Amapola Gallery’s Woodwork Art by Neal Drago and Mark McCallaster
“Woodworking requires a completely different kind of thinking and problem-solving ability than writing. With writing, you take a set of facts and ideas, and you reason your way forward to a story that pulls them together. With woodworking, you start with an end product in mind, and reason your way backward to the raw wood.” -Joshua Foer
We have a pair of woodwork art makers at Amapola Gallery: Neal Drago and Mark McAllaster. Neal creates boxes in lyrical, organic shapes. Mark turns graceful bowls in a variety of sizes and shapes. They have some things in common: they’re both men (“Yay! I say.) and they both work in wood. Otherwise…
Neal Drago refers to his lovely boxes as “micro-wood working” because he began his wood career by building his own home. He and wife .Martie Anspach (who shows her copperplate etchings at Amapola) began their East Mountain home in 1977. It was habitable, he says, by 1981, but remains a project still on-going.
Their carpenter neighbor provided help and what amounted to a wood-working tutorial. For the big stuff! The boxes began about 15 years ago when Neal retired after 45 years as an auto mechanic. (You swear you never knew an honest mechanic? Come meet Neal!)
Neal begins with a raw block of wood. He studies the grain structure to see how he can use it to best effect. The shapes evolve. “I can’t draw worth a darn!” He utilizes a series of French Curves in various combinations to please his own eye. A French curve is a template, usually five plastic curve plates in one set. He also utilizes boat curves, which are on a larger scale. A paisley, points out Martie, is a French curve. Neal sketches out an approximate desired shape on the wood block itself. A smooth transition between one curve and the next is critical, and “sanding is the essence of the box.” Neal’s boxes may occasionally seem similar, but no two are ever alike.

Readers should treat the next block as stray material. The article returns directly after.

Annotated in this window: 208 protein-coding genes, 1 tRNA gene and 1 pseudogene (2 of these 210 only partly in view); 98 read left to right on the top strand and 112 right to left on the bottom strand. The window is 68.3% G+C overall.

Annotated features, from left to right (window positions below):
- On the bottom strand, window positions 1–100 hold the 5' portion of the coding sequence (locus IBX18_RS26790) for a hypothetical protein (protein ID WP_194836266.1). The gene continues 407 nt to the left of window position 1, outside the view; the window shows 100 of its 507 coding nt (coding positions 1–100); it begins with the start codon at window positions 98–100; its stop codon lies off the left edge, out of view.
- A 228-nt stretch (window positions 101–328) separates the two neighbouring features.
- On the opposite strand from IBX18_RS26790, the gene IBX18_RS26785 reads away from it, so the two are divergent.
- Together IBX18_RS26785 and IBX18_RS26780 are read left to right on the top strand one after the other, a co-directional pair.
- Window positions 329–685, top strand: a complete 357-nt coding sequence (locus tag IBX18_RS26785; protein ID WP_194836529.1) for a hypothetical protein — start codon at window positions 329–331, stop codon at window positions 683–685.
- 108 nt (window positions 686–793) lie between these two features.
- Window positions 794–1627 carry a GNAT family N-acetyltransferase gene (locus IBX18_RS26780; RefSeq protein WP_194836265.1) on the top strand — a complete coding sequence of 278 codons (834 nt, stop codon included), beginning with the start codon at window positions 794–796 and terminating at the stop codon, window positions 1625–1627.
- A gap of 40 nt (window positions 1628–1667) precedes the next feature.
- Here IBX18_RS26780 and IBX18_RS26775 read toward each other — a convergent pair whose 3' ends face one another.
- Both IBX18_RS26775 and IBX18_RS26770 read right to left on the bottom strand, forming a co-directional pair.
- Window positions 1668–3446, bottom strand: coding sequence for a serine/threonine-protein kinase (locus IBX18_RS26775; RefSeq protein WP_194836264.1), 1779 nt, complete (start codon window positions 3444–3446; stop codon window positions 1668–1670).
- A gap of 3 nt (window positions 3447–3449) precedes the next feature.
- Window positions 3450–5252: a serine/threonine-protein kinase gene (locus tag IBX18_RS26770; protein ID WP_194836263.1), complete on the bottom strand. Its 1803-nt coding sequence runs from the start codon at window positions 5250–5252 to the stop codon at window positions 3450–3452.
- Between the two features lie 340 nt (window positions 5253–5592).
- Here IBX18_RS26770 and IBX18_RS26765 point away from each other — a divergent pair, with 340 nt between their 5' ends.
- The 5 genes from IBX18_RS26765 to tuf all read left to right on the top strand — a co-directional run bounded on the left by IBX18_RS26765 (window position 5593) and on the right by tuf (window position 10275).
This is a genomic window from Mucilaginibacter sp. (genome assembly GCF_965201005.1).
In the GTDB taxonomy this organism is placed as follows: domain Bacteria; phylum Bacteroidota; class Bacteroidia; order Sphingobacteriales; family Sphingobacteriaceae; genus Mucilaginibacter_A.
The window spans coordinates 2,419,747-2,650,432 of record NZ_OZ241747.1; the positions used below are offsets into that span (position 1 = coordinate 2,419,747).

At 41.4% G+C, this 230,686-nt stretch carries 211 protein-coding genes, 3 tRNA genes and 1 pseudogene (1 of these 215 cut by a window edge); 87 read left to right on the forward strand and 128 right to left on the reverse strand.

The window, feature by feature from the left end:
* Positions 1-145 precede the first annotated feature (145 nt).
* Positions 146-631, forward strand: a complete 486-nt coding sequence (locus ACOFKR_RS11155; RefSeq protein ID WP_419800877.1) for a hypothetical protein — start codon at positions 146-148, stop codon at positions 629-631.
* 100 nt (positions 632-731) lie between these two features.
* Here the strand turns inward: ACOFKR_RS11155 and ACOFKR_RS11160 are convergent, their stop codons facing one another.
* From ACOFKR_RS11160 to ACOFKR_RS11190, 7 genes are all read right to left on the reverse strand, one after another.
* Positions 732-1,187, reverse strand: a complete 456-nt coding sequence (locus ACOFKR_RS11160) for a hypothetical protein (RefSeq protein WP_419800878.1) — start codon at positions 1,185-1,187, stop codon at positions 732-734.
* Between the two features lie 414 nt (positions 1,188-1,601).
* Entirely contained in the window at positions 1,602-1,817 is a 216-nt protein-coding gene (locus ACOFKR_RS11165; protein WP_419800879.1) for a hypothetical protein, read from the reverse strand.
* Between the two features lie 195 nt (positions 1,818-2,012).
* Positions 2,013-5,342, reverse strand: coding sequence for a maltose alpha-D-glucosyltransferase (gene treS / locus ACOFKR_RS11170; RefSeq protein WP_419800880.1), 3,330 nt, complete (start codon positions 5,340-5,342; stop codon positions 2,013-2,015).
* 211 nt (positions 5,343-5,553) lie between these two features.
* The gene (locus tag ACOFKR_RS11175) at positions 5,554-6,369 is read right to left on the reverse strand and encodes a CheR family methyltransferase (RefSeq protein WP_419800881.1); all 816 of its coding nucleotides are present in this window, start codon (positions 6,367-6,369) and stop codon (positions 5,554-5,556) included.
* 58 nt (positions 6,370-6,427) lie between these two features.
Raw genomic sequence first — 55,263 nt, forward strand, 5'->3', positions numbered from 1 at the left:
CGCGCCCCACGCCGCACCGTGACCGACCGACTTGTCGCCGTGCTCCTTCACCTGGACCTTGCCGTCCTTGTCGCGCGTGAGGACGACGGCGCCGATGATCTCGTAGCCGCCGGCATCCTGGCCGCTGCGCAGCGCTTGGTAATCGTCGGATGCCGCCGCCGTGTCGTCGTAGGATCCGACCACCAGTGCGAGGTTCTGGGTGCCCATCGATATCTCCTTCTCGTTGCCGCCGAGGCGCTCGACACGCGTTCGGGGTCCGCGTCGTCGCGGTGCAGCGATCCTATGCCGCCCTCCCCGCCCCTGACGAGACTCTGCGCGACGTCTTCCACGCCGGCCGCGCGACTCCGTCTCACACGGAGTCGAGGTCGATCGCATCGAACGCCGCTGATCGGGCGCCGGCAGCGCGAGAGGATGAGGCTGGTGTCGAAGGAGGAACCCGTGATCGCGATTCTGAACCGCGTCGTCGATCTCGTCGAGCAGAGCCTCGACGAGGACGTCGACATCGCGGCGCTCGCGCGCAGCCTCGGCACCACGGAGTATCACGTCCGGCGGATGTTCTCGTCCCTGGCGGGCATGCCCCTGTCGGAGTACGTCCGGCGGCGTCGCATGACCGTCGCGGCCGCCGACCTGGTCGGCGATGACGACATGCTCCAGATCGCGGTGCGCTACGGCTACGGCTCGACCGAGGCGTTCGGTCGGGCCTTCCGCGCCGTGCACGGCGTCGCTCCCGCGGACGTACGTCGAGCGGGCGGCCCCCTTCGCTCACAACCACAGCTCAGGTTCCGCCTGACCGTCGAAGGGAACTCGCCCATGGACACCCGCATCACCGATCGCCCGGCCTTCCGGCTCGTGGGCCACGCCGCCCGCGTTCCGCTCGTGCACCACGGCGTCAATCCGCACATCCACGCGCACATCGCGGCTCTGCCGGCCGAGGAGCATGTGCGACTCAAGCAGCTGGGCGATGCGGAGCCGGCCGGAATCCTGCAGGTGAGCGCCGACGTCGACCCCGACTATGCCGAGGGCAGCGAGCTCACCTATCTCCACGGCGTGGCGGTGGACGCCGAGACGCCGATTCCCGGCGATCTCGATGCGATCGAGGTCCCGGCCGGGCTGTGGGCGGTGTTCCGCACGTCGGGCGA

Mark McAllaster trained in mechanical design and spent over 40 years at Sandia National Labs, putting his design expertise to work. He always enjoyed working with his hands, and after retirement he turned a 35-year wood-turning hobby into a passion.
Mark does not construct his boxes, he turns them on a lathe, sort of organized deconstruction of a chunk of wood. Any finished wood bowl that’s round, he says, was spun on a lathe. The wood is held in place and spun, while various tools are used to refine the shape as it’s spinning.
Mark uses New Mexico mountain mahogany, big chunks of mesquite, and Arizona ironwood. Bolivian rosewood, like ironwood, is extremely hard, but because of that, both polish up with great beauty. Some wood cannot be bought in a log or large block, so Mark glues (laminates) the smaller pieces together, matching woods of similar hardness to facilitate not just the turning but the finishing.
Mark says deciding on and cutting each shape is the most fun — the initial generation of form. Sanding is least favorite but most critical. (Sounds like Neal, there.)
Come to think of it, Mark and Neal also share their love of the wood itself. Not such a contrast after all.
Come compare woodwork art for yourself – box or bowl?
After a lifetime batting words around like shuttlecocks in an endless game of badminton, it is a pleasure to use them to promote Old Town and my fellow artists at Amapola Gallery. –Kristin Parrott, carver, painter and acorn stuffer